Syrian army declares temporary, nationwide truce
Published 06/07/2016 | 11:26
The Syrian military has declared a unilateral, three-day ceasefire for the entire country, with the start of the Muslim Eid al-Fitr holiday that marks the end of the holy month of Ramadan.
The truce, announced on Wednesday, is to expire at midnight on Friday, according to state TV.
This is the first time Syrian authorities have declared a blanket truce for the whole country.
It was unclear if militant bodies, such as the Islamic State group, are excluded from the ceasefire. The government of Bashar Assad considers all armed opposition to be terrorists.
The last truce - a high-profile "cessation of hostilities" brokered by the US and Russia - was declared on February 27 and excluded militant groups such as the Islamic State and al Qaida's branch in Syria, the Nusra Front.
For weeks, it sharply reduced violence in much of the country. However, the exclusion of areas under the militants' control opened the door for disagreements over who else was considered a terrorist group and would therefore be excluded from the ceasefire.
The February ceasefire finally collapsed with a government offensive in the northern province of Aleppo, where a coalition of armed opposition groups has strongholds and cooperates with the Nusra Front.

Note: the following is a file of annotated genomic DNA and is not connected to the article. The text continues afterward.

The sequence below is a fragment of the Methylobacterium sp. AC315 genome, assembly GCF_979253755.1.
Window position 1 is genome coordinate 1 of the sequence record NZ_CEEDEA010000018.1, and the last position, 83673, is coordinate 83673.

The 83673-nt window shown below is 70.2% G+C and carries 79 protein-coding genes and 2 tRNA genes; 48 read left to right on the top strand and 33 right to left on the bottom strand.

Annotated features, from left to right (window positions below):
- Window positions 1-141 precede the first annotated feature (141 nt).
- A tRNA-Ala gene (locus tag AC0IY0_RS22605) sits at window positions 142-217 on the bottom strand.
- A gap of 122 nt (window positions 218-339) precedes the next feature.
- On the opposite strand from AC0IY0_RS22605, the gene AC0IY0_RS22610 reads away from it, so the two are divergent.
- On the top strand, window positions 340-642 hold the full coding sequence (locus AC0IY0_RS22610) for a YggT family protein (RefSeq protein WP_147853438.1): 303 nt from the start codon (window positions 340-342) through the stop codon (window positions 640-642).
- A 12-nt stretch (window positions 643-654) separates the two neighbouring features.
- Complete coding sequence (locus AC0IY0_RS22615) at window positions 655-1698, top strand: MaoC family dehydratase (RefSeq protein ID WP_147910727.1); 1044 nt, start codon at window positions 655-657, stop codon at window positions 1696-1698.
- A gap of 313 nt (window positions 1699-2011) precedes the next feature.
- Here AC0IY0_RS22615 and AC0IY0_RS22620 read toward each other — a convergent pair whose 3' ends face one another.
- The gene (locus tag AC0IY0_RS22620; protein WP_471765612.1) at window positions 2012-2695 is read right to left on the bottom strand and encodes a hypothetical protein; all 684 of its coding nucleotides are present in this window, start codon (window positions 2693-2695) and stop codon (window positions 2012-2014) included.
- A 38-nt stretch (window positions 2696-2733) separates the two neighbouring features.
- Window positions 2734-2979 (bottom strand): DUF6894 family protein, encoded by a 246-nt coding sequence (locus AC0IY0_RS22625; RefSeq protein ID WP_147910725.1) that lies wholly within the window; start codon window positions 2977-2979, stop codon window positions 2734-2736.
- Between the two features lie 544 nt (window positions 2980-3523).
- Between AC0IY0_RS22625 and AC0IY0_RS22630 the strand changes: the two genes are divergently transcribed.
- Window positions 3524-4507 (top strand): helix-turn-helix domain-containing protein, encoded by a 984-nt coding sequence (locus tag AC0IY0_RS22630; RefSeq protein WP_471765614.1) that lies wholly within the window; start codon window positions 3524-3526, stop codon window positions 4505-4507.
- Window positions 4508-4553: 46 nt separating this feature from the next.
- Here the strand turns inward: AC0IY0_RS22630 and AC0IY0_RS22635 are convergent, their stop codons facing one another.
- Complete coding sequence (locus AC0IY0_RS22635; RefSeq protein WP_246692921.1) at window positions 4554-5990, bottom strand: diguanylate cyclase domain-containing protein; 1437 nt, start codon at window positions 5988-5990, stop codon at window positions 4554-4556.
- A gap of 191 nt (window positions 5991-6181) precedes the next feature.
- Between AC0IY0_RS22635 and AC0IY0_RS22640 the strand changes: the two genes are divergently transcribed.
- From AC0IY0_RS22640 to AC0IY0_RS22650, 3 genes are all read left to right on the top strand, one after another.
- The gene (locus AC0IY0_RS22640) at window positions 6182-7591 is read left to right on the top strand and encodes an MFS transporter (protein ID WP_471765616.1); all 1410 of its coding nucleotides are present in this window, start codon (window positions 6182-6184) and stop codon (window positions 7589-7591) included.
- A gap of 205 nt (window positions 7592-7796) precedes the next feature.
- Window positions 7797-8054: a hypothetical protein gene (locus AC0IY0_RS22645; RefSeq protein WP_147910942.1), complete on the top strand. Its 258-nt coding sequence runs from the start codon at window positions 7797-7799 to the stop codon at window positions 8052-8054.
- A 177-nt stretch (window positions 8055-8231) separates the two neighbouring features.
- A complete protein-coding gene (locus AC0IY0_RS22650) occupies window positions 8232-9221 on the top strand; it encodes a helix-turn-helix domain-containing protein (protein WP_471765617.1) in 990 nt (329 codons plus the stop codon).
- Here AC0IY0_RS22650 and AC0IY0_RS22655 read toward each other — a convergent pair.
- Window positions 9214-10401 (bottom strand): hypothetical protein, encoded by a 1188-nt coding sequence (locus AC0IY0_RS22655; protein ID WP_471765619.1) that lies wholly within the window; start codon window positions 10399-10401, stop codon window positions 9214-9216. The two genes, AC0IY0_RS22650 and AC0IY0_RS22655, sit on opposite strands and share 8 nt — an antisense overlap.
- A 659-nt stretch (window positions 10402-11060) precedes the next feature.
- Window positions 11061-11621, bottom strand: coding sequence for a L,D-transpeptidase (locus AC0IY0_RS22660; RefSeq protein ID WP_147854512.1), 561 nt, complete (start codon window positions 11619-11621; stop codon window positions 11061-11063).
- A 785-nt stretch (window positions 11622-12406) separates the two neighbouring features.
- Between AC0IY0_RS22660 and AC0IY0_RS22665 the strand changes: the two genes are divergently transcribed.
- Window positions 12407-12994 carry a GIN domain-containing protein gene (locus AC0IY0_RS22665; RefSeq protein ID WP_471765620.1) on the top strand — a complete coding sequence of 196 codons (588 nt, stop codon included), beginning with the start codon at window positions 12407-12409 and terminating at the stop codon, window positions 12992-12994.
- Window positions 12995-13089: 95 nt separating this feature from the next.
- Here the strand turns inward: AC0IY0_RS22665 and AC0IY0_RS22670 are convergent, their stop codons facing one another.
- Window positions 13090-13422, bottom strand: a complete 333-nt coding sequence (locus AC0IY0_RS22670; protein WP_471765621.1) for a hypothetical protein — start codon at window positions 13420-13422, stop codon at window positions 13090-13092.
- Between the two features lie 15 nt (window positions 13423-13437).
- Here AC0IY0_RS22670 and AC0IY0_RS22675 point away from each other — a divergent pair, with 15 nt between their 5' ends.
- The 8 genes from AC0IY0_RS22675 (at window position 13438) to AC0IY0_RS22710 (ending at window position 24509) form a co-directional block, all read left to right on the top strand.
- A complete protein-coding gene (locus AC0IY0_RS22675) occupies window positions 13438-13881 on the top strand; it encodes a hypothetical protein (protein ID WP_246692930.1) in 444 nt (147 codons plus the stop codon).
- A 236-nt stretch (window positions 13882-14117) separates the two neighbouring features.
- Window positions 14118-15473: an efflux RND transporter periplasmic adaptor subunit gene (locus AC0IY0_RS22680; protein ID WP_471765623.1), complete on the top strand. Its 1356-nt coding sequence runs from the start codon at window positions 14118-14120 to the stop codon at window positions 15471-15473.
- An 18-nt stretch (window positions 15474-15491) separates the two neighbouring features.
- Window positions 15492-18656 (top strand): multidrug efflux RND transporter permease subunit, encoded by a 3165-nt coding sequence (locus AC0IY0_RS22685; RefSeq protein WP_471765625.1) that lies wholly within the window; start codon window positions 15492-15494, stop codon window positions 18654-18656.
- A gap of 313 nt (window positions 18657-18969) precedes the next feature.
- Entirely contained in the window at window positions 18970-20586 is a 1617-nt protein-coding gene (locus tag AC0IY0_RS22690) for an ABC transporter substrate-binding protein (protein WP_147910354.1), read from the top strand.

Violence was already reported on Wednesday.
A powerful armed rebel group, which is in control of areas in the suburbs of the capital, Damascus, said there was no ceasefire on the ground.
Yasser al-Tayeb, a spokesman for the Army of Islam group, said clashes with pro-government forces have not let up.
Pro-government forces are pressing on with their ground offensive on Mayda, in the eastern Ghouta suburbs of Damascus, which they launched on Tuesday, Mr al-Tayeb said.
The pro-government forces have also continued the bombardment of the besieged suburb of Douma, he added.
The Britain-based Syrian Observatory for Human Rights said pro-government militias, including the Lebanese Hezbollah group, have all but seized control of Mayda, an important supply route for the rebel-held suburbs.
In northern Aleppo, a province hotly contested between the government and an array of insurgent groups, activists reported reciprocal violence.
Two children were killed when insurgent groups lobbed missiles into al-Zahraa, a predominantly Shiite town in the north.
The observatory said one person was killed and a media activist was wounded when war planes struck in a rebel-controlled part of Aleppo.
A rescue worker in the rebel-held part of Aleppo, Bibars Meshal, said that barrel bombs struck Hraitan, an area north of the city.